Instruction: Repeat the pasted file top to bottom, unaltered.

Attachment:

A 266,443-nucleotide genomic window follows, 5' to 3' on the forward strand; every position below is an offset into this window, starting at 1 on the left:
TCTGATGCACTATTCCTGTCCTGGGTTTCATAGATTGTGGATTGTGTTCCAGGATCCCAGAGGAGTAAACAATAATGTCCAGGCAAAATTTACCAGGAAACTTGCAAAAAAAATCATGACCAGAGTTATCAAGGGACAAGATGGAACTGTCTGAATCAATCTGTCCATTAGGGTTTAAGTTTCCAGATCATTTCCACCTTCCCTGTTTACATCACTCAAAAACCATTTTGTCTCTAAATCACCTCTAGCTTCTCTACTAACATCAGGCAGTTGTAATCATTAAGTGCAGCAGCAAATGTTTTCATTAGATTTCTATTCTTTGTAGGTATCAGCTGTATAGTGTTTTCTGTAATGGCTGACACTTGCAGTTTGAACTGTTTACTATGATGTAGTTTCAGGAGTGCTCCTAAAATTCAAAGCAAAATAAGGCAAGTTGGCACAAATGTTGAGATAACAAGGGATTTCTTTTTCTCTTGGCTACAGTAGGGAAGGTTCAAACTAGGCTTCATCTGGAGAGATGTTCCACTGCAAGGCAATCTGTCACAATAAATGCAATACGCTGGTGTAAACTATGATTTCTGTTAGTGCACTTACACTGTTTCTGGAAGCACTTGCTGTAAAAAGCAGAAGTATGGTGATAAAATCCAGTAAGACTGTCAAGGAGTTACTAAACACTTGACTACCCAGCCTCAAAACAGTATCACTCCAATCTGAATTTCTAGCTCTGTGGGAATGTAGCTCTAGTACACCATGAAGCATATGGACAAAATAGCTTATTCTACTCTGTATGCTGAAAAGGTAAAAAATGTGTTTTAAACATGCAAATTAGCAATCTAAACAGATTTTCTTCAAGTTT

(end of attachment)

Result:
A 266,443-nucleotide genomic window follows, 5' to 3' on the forward strand; every position below is an offset into this window, starting at 1 on the left:
TCTGATGCACTATTCCTGTCCTGGGTTTCATAGATTGTGGATTGTGTTCCAGGATCCCAGAGGAGTAAACAATAATGTCCAGGCAAAATTTACCAGGAAACTTGCAAAAAAAATCATGACCAGAGTTATCAAGGGACAAGATGGAACTGTCTGAATCAATCTGTCCATTAGGGTTTAAGTTTCCAGATCATTTCCACCTTCCCTGTTTACATCACTCAAAAACCATTTTGTCTCTAAATCACCTCTAGCTTCTCTACTAACATCAGGCAGTTGTAATCATTAAGTGCAGCAGCAAATGTTTTCATTAGATTTCTATTCTTTGTAGGTATCAGCTGTATAGTGTTTTCTGTAATGGCTGACACTTGCAGTTTGAACTGTTTACTATGATGTAGTTTCAGGAGTGCTCCTAAAATTCAAAGCAAAATAAGGCAAGTTGGCACAAATGTTGAGATAACAAGGGATTTCTTTTTCTCTTGGCTACAGTAGGGAAGGTTCAAACTAGGCTTCATCTGGAGAGATGTTCCACTGCAAGGCAATCTGTCACAATAAATGCAATACGCTGGTGTAAACTATGATTTCTGTTAGTGCACTTACACTGTTTCTGGAAGCACTTGCTGTAAAAAGCAGAAGTATGGTGATAAAATCCAGTAAGACTGTCAAGGAGTTACTAAACACTTGACTACCCAGCCTCAAAACAGTATCACTCCAATCTGAATTTCTAGCTCTGTGGGAATGTAGCTCTAGTACACCATGAAGCATATGGACAAAATAGCTTATTCTACTCTGTATGCTGAAAAGGTAAAAAATGTGTTTTAAACATGCAAATTAGCAATCTAAACAGATTTTCTTCAAGTTT